Sponsored By

Working Memory in MMO's

Citing The Elder Scrolls Online as an example, I scrape the surface of Miller's Law, Orthogonal Unit Differentiation, and their application to MMO design to encourage engaging gameplay.

Aaron Cook, Blogger

April 11, 2017

3 Min Read

Put simply, Miller's Law states that the number of objects an average person can hold in working memory is about seven, plus or minus two. For clarity's sake "short-term memory" is for holding, but not manipulating, a small amount of information in mind in an active, readily available state for a short period of time. "Working memory," however, is a cognitive system with a limited capacity that is responsible for the brief holding, processing, and manipulation of information. The two are sometimes used interchangeably but the key distinction here is that working memory is the buffer that allows you manipulate information held, while short term does not. In essence, working memory takes on a more active role.  Now that the psychology lesson is out of the way, let's dive into how this can be and has been applied to design. 

In The Elder Scrolls Online (ESO), a great amount of care has been taken to limit what the player needs to know to be and feel effective. Quite a bit of this has been accomplished by limiting player choice in a meaningful way as well as nesting information. Let's start with the quintessential element of MMO's, character builds. 

Before going to deep into this, I feel like I need to cover the concept of "Orthogonal Unit Differentiation" coined by Harvey Smith. Harvey explained that this is where units (enemies, resources, etc.) in the game are measurably different in such a way as to force or encourage players to consider and alter their strategies based on the current information at hand or predictable information to come. In ESO, this is applied not only to enemy types but also to the combat system itself. One could argue this is actually "Orthogonal System Differentiation," however, I'll save that discussion of semantics for another time.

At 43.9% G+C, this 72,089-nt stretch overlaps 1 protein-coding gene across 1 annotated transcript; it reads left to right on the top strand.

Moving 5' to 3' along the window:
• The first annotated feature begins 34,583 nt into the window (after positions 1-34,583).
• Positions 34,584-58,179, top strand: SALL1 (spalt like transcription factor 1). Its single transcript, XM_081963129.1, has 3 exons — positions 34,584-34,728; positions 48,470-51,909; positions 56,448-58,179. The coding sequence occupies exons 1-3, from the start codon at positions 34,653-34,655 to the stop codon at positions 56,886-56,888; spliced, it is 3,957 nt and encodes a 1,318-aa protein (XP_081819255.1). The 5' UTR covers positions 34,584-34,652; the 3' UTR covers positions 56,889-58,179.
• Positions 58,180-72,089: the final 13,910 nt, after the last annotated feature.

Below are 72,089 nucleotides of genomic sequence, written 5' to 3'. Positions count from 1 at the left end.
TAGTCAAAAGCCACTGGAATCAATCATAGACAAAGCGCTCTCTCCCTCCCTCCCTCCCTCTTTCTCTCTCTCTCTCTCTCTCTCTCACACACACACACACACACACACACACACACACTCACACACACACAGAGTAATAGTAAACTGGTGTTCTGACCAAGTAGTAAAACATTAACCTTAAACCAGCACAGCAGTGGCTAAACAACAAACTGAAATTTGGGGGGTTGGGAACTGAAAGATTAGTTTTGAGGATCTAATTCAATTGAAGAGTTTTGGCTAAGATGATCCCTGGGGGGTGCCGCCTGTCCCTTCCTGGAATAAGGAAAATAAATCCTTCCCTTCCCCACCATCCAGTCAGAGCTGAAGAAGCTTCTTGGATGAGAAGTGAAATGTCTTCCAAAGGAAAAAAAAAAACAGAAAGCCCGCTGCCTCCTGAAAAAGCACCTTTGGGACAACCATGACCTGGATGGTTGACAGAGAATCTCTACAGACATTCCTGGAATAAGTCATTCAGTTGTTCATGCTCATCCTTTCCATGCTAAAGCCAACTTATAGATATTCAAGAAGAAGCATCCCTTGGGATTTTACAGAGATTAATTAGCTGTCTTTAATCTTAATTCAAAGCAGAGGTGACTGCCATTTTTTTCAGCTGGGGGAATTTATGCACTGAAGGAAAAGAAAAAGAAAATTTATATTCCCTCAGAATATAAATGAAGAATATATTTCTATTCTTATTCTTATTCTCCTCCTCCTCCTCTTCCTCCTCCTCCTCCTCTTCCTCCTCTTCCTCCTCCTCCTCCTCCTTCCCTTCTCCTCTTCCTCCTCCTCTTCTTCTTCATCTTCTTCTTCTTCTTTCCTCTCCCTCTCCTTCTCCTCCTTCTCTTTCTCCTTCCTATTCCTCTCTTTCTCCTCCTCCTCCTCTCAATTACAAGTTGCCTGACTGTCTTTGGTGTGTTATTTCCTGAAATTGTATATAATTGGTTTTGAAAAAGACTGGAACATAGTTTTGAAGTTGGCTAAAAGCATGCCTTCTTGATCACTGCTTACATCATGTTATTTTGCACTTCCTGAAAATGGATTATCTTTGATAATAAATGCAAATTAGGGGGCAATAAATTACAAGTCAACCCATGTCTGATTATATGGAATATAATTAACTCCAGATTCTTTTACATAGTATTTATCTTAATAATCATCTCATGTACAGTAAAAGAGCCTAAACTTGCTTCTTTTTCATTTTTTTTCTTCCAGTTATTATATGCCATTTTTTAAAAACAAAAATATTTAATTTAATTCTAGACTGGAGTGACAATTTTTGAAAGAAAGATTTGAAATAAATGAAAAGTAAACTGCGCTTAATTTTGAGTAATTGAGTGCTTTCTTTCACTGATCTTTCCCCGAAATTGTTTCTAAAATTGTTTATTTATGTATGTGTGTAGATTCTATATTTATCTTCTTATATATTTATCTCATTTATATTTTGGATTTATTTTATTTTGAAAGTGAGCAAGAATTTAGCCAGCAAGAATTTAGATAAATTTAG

Now, for the meat of the topic. Each character class has access to access to 8 categories of skill trees. Of those, the Weapon Category has the largest number of individual skill trees coming in at six, one for each weapon type. Given that players can only equip up to two different weapon types, this really becomes two in most players' minds as they'll likely ignore the unused skill trees. They've also cleverly organized each of these trees with a descending order of priority. The ultimate is listed at the top of the trees that contain one, followed by up to 5 active abilities of the trees that contain those, followed by up to 6 passive abilities. Lastly, players have access to two bars, each having 6 ability slots, 5 active and 1 ultimate.

By organizing the skill trees the way they have in ESO, it helps players organize their thoughts. There are only a handful of ultimates for players to consider when making their build. These ultimate abilities need to have their corresponding resource built up over time before they can be used. This means the abilities available to players fluctuates between 5 and 6. 

The choice to nest all the abilities, skills, etc. in subtrees either accidentally or intentionally helps the accessibility of ESO. Bethseda has a huge following and a rabid fanbase that loves The Elder Scrolls franchise; however, it could be argued that actively considering Miller's Law early in development will help to ensure the long-term health of a complex game from launch. 

How can this be used to make content engaging? Make the conscious choice to never exceed the number of items a player can hold in working memory. With this in mind keep only a handful of those items at the forefront of gameplay at a time and alter which of those items are present at a time. 

Read more about:


About the Author(s)

Daily news, dev blogs, and stories from Game Developer straight to your inbox

You May Also Like